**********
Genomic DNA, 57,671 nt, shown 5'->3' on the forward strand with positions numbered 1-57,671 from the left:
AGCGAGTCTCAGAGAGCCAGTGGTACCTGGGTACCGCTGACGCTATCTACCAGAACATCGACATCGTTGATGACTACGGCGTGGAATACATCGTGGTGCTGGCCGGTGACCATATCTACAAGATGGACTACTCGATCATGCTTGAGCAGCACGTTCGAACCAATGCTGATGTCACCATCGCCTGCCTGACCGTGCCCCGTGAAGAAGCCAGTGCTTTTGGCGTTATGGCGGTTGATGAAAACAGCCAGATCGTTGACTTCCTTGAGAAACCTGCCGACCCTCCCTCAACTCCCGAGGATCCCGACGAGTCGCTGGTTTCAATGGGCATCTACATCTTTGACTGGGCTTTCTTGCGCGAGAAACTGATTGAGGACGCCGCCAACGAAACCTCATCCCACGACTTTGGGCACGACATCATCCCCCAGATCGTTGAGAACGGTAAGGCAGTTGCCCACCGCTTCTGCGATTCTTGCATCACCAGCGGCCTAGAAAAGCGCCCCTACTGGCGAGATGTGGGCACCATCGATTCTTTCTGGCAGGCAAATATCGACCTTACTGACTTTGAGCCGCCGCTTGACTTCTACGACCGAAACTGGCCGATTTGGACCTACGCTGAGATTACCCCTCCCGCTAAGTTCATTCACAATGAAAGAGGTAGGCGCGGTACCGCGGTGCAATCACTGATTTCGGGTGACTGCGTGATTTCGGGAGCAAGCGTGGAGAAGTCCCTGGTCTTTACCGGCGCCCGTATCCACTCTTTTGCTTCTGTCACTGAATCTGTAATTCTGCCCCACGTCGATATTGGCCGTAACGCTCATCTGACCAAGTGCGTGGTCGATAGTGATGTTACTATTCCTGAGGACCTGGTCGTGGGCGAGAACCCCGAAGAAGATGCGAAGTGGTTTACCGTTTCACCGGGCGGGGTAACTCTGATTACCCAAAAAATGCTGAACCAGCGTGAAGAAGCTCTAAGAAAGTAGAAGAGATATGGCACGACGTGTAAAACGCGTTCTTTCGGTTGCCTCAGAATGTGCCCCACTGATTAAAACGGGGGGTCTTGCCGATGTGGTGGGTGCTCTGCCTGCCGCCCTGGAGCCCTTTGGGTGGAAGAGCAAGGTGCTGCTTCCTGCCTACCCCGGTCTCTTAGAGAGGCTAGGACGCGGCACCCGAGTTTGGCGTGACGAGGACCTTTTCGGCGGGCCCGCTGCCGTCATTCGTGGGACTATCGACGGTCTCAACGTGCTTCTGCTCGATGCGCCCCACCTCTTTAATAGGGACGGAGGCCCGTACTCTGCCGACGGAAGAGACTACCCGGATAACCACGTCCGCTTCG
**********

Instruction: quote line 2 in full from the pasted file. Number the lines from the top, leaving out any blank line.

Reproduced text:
AGCGAGTCTCAGAGAGCCAGTGGTACCTGGGTACCGCTGACGCTATCTACCAGAACATCGACATCGTTGATGACTACGGCGTGGAATACATCGTGGTGCTGGCCGGTGACCATATCTACAAGATGGACTACTCGATCATGCTTGAGCAGCACGTTCGAACCAATGCTGATGTCACCATCGCCTGCCTGACCGTGCCCCGTGAAGAAGCCAGTGCTTTTGGCGTTATGGCGGTTGATGAAAACAGCCAGATCGTTGACTTCCTTGAGAAACCTGCCGACCCTCCCTCAACTCCCGAGGATCCCGACGAGTCGCTGGTTTCAATGGGCATCTACATCTTTGACTGGGCTTTCTTGCGCGAGAAACTGATTGAGGACGCCGCCAACGAAACCTCATCCCACGACTTTGGGCACGACATCATCCCCCAGATCGTTGAGAACGGTAAGGCAGTTGCCCACCGCTTCTGCGATTCTTGCATCACCAGCGGCCTAGAAAAGCGCCCCTACTGGCGAGATGTGGGCACCATCGATTCTTTCTGGCAGGCAAATATCGACCTTACTGACTTTGAGCCGCCGCTTGACTTCTACGACCGAAACTGGCCGATTTGGACCTACGCTGAGATTACCCCTCCCGCTAAGTTCATTCACAATGAAAGAGGTAGGCGCGGTACCGCGGTGCAATCACTGATTTCGGGTGACTGCGTGATTTCGGGAGCAAGCGTGGAGAAGTCCCTGGTCTTTACCGGCGCCCGTATCCACTCTTTTGCTTCTGTCACTGAATCTGTAATTCTGCCCCACGTCGATATTGGCCGTAACGCTCATCTGACCAAGTGCGTGGTCGATAGTGATGTTACTATTCCTGAGGACCTGGTCGTGGGCGAGAACCCCGAAGAAGATGCGAAGTGGTTTACCGTTTCACCGGGCGGGGTAACTCTGATTACCCAAAAAATGCTGAACCAGCGTGAAGAAGCTCTAAGAAAGTAGAAGAGATATGGCACGACGTGTAAAACGCGTTCTTTCGGTTGCCTCAGAATGTGCCCCACTGATTAAAACGGGGGGTCTTGCCGATGTGGTGGGTGCTCTGCCTGCCGCCCTGGAGCCCTTTGGGTGGAAGAGCAAGGTGCTGCTTCCTGCCTACCCCGGTCTCTTAGAGAGGCTAGGACGCGGCACCCGAGTTTGGCGTGACGAGGACCTTTTCGGCGGGCCCGCTGCCGTCATTCGTGGGACTATCGACGGTCTCAACGTGCTTCTGCTCGATGCGCCCCACCTCTTTAATAGGGACGGAGGCCCGTACTCTGCCGACGGAAGAGACTACCCGGATAACCACGTCCGCTTCG